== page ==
Where can I buy agar powder in LA?

if you’re basically going to make an aspic to use to fill the dumplings, why not forego the baked chip and include a small cube of gruyere/emmentaler inside each dumpling so as it melts it thickens the liquid like a regular onion soup? of course if it’s really hot, it’s going to travel down the esophagus at a pretty slow pace making it even worse…

[quote=“ebethsdad, post:17, topic:3449”]unless @secretasianman, @JThur01, @ipsedixit, or @chandavkl says otherwise

to me, every type of dumpling has its own set of aesthetics, requiring a certain level of deftness/technique to produce them. if you are in a region where cold weather is the norm, something substantial with a thick chewy dough where carbo-loading is part of the goal might have more appeal.

XLB are probably the daintiest, but there are IMO fewer good renditions of shui jian or shen jian bao than XLB in the SGV (maybe WSGV). a lot of people like the ones made at emperor noodle - i personally find them to be a bit too doughy for my tastes.

kang kang was my favorite

until i discovered the shui jian bao made by tasty noodle house (which specializes in dalian regional cuisine). they fit my personal sense of aesthetic when it comes to balancing the contrast of the bottoms fried crispy, a fluffy steamed portion on top and a savory pork filling.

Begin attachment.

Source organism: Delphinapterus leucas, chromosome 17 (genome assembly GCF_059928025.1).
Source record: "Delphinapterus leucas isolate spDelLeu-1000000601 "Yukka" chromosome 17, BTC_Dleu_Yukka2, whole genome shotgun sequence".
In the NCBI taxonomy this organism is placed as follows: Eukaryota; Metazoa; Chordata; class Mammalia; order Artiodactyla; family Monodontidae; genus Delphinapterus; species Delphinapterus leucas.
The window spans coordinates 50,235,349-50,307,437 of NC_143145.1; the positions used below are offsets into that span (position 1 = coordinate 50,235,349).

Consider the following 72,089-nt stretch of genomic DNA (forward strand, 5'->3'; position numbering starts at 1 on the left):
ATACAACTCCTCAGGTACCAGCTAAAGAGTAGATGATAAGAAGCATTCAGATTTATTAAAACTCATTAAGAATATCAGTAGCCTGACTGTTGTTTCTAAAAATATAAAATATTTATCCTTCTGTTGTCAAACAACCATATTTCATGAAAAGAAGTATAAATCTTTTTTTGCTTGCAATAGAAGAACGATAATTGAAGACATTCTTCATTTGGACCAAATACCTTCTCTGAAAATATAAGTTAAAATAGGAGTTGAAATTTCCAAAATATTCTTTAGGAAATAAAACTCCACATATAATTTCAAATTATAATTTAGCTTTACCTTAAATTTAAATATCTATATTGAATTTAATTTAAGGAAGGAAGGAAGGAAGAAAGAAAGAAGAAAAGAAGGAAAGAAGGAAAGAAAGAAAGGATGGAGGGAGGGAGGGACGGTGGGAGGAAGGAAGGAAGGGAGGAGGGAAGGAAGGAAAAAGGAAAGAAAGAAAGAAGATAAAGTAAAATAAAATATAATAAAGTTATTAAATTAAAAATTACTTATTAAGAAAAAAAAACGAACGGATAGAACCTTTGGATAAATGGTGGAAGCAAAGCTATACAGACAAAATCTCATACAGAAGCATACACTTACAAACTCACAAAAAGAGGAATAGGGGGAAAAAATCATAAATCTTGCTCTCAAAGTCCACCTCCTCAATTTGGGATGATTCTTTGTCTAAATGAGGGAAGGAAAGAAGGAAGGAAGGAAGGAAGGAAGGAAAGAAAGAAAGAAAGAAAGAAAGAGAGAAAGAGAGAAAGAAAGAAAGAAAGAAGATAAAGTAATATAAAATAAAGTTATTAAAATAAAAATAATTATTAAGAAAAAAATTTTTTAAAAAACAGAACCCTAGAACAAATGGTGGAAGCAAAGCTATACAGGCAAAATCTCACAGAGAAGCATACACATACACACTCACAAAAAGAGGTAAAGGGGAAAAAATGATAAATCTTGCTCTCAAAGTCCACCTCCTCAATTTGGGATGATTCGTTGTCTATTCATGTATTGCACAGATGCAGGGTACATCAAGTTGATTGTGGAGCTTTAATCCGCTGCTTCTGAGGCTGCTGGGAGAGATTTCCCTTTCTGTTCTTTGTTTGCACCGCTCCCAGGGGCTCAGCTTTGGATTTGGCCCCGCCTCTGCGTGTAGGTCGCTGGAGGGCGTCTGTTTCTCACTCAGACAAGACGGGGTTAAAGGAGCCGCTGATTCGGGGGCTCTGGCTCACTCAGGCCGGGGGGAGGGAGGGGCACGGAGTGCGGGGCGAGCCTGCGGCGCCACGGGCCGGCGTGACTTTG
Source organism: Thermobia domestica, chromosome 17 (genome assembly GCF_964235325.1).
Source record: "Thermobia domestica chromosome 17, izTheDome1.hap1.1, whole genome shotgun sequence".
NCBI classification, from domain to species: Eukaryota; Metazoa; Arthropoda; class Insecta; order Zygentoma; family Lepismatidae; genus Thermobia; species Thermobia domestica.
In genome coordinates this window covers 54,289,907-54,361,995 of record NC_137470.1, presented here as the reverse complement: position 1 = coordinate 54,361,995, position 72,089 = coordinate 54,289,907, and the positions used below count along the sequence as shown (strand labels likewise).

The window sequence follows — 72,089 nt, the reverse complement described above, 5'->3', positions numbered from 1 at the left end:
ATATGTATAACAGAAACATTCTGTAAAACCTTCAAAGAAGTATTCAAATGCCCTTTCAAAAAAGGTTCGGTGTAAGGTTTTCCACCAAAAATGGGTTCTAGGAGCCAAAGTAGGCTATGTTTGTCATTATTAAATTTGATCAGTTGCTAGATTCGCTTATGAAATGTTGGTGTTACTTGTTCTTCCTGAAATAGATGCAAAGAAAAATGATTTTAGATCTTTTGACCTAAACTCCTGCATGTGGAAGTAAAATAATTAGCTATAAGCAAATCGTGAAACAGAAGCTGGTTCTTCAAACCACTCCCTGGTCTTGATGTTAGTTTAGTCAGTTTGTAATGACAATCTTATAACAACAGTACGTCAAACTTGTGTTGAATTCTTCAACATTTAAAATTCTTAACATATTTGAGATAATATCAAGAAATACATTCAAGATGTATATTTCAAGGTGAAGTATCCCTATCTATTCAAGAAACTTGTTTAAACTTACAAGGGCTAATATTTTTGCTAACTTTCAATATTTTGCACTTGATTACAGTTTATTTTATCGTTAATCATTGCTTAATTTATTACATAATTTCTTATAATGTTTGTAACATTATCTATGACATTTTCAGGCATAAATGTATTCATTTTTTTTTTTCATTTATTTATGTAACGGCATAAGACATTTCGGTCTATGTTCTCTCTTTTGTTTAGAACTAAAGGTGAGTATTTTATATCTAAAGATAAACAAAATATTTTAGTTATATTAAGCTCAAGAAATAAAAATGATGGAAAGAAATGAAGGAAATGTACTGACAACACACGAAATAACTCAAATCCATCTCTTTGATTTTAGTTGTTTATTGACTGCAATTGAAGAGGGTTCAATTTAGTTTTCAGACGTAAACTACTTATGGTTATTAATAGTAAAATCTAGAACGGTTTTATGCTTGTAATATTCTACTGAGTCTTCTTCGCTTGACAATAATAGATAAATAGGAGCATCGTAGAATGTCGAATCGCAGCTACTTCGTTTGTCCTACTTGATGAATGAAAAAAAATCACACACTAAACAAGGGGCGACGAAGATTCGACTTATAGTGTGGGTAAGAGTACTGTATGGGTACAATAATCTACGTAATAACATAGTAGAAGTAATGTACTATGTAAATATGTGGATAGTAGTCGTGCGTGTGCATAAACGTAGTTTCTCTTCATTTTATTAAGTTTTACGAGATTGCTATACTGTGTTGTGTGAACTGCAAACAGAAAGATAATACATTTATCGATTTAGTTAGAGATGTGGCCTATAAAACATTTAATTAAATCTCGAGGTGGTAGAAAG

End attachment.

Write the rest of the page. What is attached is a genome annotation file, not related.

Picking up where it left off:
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But XLB are not dumplings.

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Nevertheless I want to make them, and make them well!

Wow those are beautiful. I think a research expedition to Tasty Noodle House is required.

I have no doubt that you will.

But just a few pointers from a schmuck that’s made more than enough XLB to last 10 lifetimes.

  1. Use a combo of hot and cold water to make the dough. The hot water is key because it partially cooks the flour, creating a layer of gluten formation which you want because that makes the skin soft and toothsomely chewy at the same time. Then as you knead and fold the dough, slowly incorporate cold water.

  2. Don’t over knead your dough. Kneading is key, but so is not over-kneading. Sort of like foreplay.

  3. Pleating, and doing it properly, has less to do with taste and more to do with visual appeal. But it’s still important because most of us eat, at least a little bit, with our eyes. Some things to keep in mind. Never squeeze, it’s always about folding and folding. You want pleats (that resemble a fan) not something that’s been pinched. Practice with using a cotton ball as a filling. Cradle the dough sheet in one palm and using the other hand carefully fold the dough around the filling. It should always be one hand doing the work, not two. The cotton ball forces you to be gentle, and to develop a general dexterity and feel about how much (or little) pressure to apply.

Hope this helps. Enjoy.


not this again.